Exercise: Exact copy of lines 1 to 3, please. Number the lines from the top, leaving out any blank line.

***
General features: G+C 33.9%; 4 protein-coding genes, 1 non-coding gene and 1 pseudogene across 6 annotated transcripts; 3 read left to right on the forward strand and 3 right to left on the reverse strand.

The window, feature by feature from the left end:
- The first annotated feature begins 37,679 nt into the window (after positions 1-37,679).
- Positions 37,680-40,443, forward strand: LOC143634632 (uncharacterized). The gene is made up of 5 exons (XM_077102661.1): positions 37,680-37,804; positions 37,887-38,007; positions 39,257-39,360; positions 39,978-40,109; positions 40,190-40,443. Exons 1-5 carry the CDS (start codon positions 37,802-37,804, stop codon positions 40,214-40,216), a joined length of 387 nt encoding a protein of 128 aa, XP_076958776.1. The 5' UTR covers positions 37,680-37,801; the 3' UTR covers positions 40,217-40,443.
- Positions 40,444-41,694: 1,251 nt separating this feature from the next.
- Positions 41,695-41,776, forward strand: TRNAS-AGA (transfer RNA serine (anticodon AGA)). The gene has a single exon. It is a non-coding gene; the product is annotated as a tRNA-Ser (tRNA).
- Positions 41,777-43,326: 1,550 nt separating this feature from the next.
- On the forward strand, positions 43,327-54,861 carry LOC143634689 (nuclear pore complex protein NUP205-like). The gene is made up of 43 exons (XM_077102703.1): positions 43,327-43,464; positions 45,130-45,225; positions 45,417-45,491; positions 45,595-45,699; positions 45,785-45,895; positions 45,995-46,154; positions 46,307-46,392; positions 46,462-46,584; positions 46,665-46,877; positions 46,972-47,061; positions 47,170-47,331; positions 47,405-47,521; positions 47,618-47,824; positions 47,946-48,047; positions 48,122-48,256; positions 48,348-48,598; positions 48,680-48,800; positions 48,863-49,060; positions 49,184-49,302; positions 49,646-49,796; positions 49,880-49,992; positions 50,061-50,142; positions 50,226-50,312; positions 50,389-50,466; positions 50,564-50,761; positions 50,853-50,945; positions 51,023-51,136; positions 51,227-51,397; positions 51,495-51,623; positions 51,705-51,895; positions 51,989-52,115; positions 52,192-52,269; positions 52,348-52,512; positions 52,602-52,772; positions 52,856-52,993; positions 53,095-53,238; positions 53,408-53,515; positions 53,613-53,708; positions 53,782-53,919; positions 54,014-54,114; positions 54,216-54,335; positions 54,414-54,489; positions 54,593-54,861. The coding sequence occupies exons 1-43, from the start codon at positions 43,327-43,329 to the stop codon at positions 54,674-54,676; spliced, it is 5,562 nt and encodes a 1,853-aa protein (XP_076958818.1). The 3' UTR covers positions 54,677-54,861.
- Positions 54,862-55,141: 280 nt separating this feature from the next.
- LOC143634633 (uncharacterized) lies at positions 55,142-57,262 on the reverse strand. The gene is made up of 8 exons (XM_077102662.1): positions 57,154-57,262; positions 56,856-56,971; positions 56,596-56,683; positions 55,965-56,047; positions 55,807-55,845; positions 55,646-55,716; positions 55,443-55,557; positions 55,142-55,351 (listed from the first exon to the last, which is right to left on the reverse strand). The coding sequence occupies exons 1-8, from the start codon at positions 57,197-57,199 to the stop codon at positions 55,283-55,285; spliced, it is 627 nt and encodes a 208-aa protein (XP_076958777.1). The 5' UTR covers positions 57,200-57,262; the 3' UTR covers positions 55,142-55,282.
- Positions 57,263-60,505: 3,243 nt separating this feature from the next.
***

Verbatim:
General features: G+C 33.9%; 4 protein-coding genes, 1 non-coding gene and 1 pseudogene across 6 annotated transcripts; 3 read left to right on the forward strand and 3 right to left on the reverse strand.

The window, feature by feature from the left end:
- The first annotated feature begins 37,679 nt into the window (after positions 1-37,679).